BACKGROUND: Hepatitis C virus (HCV) infection is increasingly prevalent among people who inject drugs (PWID) in the context of the current US opioid crisis. Although curative therapy is available and recommended as a public health strategy, few PWID have been treated. We explore PWID narratives that explain why they have not sought HCV treatment or decided against starting it. We then compare these narratives to evidence-based and guideline-concordant information to better enable health, social service, harm reduction providers, PWID, and other stakeholders to dispel misconceptions and improve HCV treatment uptake in this vulnerable population. METHODS: We recruited HIV-uninfected PWID (n = 33) through community-based organizations (CBOs) to participate in semi-structured, in-depth qualitative interviews on topics related to overall health, access to care, and knowledge and interest in specific HIV prevention methods. RESULTS: In interviews, HCV transmission and delaying or forgoing HCV treatment emerged as important themes. We identified three predominant narratives relating to delaying or deferring HCV treatment among PWID: (1) lacking concern about HCV being serious or urgent enough to require treatment, (2) recognizing the importance of treatment but nevertheless deciding to delay treatment, and (3) perceiving that clinicians and insurance companies recommend that patients who currently use or inject drugs should delay treatment. CONCLUSIONS: Our findings highlight persistent beliefs among PWID that hinder HCV  treatment utilization. Given the strong evidence that treatment improves individual health regardless of substance use status while also decreasing HCV transmission in the population, efforts are urgently needed to counter the predominant narratives identified in our study. We provide evidence-based, guideline-adherent information that counters the identified narratives in order to help individuals working with PWID to motivate and facilitate treatment access and uptake. An important strategy to improve HCV treatment initiation among PWID could involve disseminating guideline-concordant counternarratives to PWID and the providers who work with and are trusted by this population.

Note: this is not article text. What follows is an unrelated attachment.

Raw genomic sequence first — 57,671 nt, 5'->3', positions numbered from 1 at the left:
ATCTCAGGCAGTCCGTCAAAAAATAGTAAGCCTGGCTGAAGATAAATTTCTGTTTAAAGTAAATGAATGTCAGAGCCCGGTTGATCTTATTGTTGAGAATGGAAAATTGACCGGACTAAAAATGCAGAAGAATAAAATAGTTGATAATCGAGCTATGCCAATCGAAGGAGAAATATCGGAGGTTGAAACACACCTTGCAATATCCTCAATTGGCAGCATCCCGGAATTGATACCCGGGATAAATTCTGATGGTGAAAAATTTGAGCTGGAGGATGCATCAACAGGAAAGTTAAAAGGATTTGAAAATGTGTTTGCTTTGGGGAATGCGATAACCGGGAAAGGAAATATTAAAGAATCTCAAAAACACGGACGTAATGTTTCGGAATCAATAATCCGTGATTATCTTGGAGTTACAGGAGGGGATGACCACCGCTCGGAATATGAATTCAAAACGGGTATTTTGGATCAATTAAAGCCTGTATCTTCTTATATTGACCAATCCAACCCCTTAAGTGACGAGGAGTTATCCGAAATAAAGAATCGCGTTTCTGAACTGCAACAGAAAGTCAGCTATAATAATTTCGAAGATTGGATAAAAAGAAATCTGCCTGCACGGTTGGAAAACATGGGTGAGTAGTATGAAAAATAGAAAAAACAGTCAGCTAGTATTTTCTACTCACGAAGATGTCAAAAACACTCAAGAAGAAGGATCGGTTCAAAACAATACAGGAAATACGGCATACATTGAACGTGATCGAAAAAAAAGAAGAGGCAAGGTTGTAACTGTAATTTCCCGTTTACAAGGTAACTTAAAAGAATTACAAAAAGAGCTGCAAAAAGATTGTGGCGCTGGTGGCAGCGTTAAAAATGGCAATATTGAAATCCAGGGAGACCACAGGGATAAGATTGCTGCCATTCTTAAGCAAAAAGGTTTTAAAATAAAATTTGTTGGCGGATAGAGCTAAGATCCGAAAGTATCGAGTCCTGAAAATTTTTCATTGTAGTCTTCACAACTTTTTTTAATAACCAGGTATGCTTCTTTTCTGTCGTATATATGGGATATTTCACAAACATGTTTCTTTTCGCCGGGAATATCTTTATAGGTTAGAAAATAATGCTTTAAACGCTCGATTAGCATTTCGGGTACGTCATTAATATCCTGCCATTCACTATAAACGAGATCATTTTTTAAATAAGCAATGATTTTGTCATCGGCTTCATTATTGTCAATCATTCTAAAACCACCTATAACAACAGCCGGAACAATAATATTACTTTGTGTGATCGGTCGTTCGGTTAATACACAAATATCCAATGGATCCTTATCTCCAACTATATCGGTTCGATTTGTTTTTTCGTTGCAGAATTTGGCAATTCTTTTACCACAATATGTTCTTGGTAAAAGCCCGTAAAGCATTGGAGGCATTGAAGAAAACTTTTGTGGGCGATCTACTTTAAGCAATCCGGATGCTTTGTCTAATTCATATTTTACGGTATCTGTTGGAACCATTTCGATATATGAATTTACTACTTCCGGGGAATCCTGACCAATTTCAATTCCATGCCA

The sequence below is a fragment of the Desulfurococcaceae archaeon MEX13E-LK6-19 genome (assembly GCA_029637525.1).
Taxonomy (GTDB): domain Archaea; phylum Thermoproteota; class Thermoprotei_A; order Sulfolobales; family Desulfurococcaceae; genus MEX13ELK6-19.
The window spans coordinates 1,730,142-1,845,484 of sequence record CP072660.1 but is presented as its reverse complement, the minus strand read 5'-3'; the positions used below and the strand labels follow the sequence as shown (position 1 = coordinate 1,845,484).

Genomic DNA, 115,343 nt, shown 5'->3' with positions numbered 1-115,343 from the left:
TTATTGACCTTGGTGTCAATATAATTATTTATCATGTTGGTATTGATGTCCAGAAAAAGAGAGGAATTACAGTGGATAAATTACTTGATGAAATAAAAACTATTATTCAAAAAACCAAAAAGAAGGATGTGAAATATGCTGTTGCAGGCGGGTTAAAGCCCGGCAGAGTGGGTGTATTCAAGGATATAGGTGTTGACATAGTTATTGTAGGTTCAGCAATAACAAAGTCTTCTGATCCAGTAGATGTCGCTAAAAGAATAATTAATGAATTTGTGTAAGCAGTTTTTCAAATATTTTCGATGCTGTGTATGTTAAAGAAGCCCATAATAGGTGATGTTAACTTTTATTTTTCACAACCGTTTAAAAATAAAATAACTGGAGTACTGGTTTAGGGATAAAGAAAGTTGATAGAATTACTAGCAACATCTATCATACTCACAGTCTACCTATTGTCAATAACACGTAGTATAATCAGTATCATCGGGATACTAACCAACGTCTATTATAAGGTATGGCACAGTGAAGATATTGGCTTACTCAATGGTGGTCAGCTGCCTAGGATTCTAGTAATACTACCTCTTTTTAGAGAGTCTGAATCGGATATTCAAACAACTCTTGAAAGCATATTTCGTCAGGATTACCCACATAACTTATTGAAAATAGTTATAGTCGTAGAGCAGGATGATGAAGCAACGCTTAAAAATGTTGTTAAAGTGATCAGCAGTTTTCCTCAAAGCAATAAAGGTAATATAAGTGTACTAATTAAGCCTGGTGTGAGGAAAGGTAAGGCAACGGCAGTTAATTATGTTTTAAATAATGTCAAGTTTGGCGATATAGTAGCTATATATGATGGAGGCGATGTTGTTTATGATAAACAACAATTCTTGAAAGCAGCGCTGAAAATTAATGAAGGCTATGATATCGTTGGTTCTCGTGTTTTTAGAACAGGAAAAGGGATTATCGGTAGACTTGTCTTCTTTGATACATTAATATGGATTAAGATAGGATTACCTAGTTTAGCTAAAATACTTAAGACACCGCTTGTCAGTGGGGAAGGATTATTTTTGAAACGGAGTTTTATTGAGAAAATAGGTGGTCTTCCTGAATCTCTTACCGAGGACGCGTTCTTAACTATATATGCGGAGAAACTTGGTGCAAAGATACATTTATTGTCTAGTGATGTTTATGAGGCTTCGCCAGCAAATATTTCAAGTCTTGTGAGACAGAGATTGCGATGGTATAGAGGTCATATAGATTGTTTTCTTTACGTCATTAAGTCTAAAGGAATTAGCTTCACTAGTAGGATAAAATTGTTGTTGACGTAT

Impact of hepatitis C virus and insurance coverage on mortality. Bush H, Paik J, Golabi P, de Avila L, Escheik C, Younossi ZM1. Am J Manag Care. 2019 Feb;25(2):61-67.